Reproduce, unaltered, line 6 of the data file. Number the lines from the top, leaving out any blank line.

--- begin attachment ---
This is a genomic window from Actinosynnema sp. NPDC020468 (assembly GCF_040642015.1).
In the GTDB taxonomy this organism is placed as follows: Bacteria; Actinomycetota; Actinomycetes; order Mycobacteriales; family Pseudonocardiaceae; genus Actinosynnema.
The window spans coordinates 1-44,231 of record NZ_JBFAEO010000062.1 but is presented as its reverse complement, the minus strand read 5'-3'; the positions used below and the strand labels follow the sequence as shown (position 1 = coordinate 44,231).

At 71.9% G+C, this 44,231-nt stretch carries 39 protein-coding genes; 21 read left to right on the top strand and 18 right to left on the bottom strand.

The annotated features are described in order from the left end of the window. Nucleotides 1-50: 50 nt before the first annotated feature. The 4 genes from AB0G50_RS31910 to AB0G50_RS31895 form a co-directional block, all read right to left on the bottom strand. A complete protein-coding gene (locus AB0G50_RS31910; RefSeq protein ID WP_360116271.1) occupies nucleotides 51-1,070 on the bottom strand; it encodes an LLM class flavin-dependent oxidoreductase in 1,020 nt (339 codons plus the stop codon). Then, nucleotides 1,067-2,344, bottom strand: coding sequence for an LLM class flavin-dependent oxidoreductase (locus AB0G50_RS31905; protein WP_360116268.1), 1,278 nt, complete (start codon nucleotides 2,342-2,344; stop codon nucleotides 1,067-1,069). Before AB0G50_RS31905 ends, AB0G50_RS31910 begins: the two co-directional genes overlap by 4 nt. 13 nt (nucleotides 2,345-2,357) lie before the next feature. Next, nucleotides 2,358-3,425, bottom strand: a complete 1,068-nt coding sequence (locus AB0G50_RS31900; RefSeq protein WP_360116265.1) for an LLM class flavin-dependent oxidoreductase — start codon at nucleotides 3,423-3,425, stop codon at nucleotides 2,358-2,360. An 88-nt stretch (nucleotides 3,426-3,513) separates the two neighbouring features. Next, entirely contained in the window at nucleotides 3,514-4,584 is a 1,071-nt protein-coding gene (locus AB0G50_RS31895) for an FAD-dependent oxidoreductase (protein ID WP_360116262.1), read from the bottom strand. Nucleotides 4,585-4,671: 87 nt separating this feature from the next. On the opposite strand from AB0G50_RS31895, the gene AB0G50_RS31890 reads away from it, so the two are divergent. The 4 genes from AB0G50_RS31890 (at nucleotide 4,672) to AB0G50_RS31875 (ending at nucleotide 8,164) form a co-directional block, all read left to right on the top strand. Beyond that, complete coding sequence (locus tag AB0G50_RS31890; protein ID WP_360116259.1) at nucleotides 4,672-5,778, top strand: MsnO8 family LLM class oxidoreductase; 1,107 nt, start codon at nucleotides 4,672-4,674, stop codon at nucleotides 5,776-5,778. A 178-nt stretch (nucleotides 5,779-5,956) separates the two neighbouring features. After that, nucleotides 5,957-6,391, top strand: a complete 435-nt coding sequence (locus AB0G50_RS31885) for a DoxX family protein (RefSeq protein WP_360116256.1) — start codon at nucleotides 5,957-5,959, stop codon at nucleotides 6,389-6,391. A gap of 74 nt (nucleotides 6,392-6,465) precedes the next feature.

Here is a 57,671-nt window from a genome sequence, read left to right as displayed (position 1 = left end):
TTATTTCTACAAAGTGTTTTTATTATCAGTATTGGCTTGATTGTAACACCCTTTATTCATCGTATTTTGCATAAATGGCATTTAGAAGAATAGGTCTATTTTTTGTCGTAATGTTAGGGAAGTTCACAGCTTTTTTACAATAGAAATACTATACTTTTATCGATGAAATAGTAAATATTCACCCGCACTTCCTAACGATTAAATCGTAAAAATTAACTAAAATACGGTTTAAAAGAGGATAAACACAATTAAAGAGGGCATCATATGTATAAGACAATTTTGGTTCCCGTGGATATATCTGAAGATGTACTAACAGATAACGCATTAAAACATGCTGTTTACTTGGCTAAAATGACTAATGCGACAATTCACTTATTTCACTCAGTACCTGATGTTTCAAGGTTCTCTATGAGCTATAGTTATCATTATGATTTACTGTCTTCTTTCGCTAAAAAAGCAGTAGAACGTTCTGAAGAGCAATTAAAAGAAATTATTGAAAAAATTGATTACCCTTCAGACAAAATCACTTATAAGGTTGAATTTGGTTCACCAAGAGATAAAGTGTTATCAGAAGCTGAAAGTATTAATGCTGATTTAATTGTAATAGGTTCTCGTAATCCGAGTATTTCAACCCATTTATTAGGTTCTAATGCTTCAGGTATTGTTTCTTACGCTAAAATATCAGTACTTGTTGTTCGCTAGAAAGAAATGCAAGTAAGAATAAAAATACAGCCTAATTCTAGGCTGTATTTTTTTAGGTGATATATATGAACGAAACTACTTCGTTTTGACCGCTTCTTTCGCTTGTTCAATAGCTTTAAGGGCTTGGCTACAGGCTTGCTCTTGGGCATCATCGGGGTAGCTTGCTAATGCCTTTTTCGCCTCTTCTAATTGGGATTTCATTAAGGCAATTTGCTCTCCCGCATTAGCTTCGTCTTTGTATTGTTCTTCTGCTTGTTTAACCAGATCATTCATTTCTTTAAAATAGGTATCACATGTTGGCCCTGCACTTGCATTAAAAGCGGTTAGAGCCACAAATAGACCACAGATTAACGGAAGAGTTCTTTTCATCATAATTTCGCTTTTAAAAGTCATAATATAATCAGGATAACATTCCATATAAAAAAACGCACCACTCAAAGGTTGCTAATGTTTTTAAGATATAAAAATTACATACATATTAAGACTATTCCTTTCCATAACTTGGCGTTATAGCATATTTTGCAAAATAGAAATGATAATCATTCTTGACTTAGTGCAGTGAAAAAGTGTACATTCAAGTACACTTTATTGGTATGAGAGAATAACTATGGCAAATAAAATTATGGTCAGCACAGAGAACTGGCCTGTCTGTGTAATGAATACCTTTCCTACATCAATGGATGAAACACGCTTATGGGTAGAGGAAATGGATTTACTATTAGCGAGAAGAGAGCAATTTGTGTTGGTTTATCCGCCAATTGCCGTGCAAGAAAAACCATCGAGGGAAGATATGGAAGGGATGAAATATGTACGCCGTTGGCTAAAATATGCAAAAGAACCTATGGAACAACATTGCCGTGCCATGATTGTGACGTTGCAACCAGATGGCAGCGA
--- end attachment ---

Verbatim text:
Here is a 57,671-nt window from a genome sequence, read left to right as displayed (position 1 = left end):